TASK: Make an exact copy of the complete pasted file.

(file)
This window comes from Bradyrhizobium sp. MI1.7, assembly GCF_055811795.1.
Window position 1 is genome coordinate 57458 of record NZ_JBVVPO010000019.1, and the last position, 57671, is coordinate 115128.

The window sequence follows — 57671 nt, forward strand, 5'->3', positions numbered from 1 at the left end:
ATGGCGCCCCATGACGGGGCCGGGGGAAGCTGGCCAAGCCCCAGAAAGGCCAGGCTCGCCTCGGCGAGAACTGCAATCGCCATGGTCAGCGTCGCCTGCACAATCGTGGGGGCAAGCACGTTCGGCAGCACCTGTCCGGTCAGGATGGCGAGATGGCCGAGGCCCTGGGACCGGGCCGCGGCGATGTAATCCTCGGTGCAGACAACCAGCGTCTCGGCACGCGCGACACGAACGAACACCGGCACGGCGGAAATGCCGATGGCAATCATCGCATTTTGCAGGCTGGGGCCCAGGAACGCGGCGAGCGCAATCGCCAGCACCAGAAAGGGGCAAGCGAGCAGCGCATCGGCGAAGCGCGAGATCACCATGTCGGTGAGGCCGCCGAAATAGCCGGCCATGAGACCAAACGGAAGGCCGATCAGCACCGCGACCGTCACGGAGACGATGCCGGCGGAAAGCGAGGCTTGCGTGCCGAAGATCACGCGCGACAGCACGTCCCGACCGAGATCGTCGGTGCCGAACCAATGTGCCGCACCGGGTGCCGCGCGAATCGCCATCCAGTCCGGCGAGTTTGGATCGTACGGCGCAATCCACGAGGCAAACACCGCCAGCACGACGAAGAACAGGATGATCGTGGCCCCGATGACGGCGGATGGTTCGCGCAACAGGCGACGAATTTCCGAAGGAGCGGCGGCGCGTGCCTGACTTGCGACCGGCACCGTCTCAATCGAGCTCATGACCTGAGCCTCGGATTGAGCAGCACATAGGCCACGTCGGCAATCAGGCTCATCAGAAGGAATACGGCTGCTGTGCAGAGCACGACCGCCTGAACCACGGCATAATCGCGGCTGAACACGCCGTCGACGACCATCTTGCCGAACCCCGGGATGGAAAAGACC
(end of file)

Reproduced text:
This window comes from Bradyrhizobium sp. MI1.7, assembly GCF_055811795.1.
Window position 1 is genome coordinate 57458 of record NZ_JBVVPO010000019.1, and the last position, 57671, is coordinate 115128.

The window sequence follows — 57671 nt, forward strand, 5'->3', positions numbered from 1 at the left end:
ATGGCGCCCCATGACGGGGCCGGGGGAAGCTGGCCAAGCCCCAGAAAGGCCAGGCTCGCCTCGGCGAGAACTGCAATCGCCATGGTCAGCGTCGCCTGCACAATCGTGGGGGCAAGCACGTTCGGCAGCACCTGTCCGGTCAGGATGGCGAGATGGCCGAGGCCCTGGGACCGGGCCGCGGCGATGTAATCCTCGGTGCAGACAACCAGCGTCTCGGCACGCGCGACACGAACGAACACCGGCACGGCGGAAATGCCGATGGCAATCATCGCATTTTGCAGGCTGGGGCCCAGGAACGCGGCGAGCGCAATCGCCAGCACCAGAAAGGGGCAAGCGAGCAGCGCATCGGCGAAGCGCGAGATCACCATGTCGGTGAGGCCGCCGAAATAGCCGGCCATGAGACCAAACGGAAGGCCGATCAGCACCGCGACCGTCACGGAGACGATGCCGGCGGAAAGCGAGGCTTGCGTGCCGAAGATCACGCGCGACAGCACGTCCCGACCGAGATCGTCGGTGCCGAACCAATGTGCCGCACCGGGTGCCGCGCGAATCGCCATCCAGTCCGGCGAGTTTGGATCGTACGGCGCAATCCACGAGGCAAACACCGCCAGCACGACGAAGAACAGGATGATCGTGGCCCCGATGACGGCGGATGGTTCGCGCAACAGGCGACGAATTTCCGAAGGAGCGGCGGCGCGTGCCTGACTTGCGACCGGCACCGTCTCAATCGAGCTCATGACCTGAGCCTCGGATTGAGCAGCACATAGGCCACGTCGGCAATCAGGCTCATCAGAAGGAATACGGCTGCTGTGCAGAGCACGACCGCCTGAACCACGGCATAATCGCGGCTGAACACGCCGTCGACGACCATCTTGCCGAACCCCGGGATGGAAAAGACC